A new analysis of data from more than 4,000 rivers around the world indicates humans are having profound and conflicting effects on the amount of sediment carried by rivers to coastal areas, with consequences for marine life and pollution control, according to a University of Colorado at Boulder environmental scientist.
The report, "Impact of Humans on the Flux of Terrestrial Sediment to the Global Coastal Ocean," appears in the April 15 edition of Science Magazine. Lead author James Syvitski, director of the Institute of Arctic and Alpine Research at CU-Boulder, said 15 billion tons of sediment are transferred to coastal areas around the world every year.
"In other words, the world's rivers are carrying and depositing enough sediment each year to cover the state of Texas with one inch of sediment, or the state of Colorado with three inches of sediment," Syvitski said.
The report found that humans are stirring up much more sediment than expected, about 2.3 billion metric tons annually, through agriculture and other soil erosion activities. However, manmade reservoirs are simultaneously reducing the flux of sediment reaching the world's coasts by about 1.4 billion metric tons per year.
"We're churning up our landmasses, and if not for the reservoirs we'd be flooding the coastlines with sediment," Syvitski said. "As an example, the Nile reservoir holds back 98 percent of natural sediment from that river's coastal region." The report estimated that more than 100 billion metric tons of sediment and carbon are now sequestered in reservoirs built mostly in the last 50 years.
"Take either part of the two-sided human influence away, and there would be drastic consequences for sediment transfer," Syvitski said.
Sediment transfer levels have many effects on coastal zones, according to Syvitski. "If we add to the sediment load, land mass can grow and accumulate at river mouths. This affects harbors and makes more dredging necessary to keep shipping lines open. Also, coastal fish farms and coral reefs can be severely impacted by too much sediment. The same concept applies to coastal wetlands and sea grass communities," he said. "Natural productivity could go way down if these areas were drowned in sediment.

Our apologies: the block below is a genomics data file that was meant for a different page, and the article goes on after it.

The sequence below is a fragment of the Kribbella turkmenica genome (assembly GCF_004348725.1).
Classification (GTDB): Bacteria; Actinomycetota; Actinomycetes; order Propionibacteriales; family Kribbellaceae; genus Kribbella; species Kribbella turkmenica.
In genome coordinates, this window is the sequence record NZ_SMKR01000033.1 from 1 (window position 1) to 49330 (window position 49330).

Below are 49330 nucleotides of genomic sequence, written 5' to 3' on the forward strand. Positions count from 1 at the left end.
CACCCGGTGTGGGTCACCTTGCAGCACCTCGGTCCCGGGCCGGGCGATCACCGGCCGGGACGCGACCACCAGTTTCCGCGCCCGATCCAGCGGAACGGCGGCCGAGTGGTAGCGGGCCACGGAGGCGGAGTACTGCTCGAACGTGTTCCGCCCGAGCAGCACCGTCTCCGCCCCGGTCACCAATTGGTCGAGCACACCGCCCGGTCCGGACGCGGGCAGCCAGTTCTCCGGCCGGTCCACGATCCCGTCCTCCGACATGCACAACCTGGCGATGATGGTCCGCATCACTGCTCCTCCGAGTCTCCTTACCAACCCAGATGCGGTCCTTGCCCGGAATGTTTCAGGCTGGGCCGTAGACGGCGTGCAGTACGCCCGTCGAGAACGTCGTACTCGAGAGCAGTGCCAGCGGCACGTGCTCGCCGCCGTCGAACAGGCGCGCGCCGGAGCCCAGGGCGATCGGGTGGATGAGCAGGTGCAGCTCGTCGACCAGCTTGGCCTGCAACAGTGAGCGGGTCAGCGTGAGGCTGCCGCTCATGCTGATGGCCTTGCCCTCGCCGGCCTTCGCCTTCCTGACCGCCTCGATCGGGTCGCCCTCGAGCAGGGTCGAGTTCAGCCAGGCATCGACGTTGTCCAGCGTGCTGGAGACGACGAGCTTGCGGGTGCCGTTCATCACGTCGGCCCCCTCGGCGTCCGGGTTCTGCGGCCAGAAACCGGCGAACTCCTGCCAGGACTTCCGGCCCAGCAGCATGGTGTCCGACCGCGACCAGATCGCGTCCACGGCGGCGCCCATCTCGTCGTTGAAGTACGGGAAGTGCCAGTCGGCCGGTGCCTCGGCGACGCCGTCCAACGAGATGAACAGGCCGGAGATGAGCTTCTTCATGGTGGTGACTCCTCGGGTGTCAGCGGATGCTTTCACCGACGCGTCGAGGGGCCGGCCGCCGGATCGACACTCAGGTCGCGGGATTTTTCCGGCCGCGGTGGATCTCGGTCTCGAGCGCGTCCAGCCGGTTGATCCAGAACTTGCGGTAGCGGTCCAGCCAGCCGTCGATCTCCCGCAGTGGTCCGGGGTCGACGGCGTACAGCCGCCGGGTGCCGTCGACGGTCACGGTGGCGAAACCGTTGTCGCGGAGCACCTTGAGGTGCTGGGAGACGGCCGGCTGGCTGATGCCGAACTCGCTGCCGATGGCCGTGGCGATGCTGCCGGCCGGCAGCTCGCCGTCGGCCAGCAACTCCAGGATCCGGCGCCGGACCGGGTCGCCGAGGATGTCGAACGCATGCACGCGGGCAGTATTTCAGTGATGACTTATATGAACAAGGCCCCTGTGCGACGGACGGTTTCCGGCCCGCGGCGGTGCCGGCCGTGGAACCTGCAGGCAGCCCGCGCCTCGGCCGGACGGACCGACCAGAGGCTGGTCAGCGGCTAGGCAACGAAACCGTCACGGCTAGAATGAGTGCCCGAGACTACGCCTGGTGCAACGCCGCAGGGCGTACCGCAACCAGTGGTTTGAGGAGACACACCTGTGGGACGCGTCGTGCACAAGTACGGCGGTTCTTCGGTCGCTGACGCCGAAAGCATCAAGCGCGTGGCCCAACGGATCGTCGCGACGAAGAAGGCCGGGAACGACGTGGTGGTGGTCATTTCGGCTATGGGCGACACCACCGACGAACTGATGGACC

"On the other hand, if too little sediment reaches the coast, the coastline will retreat from ocean storms," said Syvitski. "Sediment flux is also tied to nutrient transfer, particularly carbon, so reduced sediment transfer means less nourishment for marine communities in coastal areas. Additionally, if new sediment isn't deposited in coastal areas, buried pollutants can be churned up by wave action."
Syvitski worked with scientists at the University of New Hampshire and the Netherlands' Delft University of Technology to create a scientific model capable of globally consistent estimates of sediment flux near river mouths.
The team was able to develop the model so they could determine what sediment loads would naturally occur without human activity. "It was particularly useful to be able to 'strip away' dams, reservoirs and other human impacts to make comparisons," Syvitski said.
The study also highlighted geographical differences in human influence on sediment transfer. "Some regions of the world have a bigger problem than others. There have been huge changes since ancient times near inland seas like the Mediterranean and the Black Sea. Areas like the Arctic haven't seen much change. The greatest impacts have occurred where more people live," Syvitski said.
African and Asian rivers carry a greatly reduced sediment load, while Indonesian rivers deliver much more sediment, according to the report.
The report was completed for the International Geosphere Biosphere Programme, a large-scale effort by scientists to study how humans have been and will continue to affect the entire planet.
"It's one of the largest science programs in the world, with representatives from nearly every country," Syvitski said. He has been a member of the steering committee for the IGBP's Land Ocean Interaction in the Coastal Zone division for the last six years.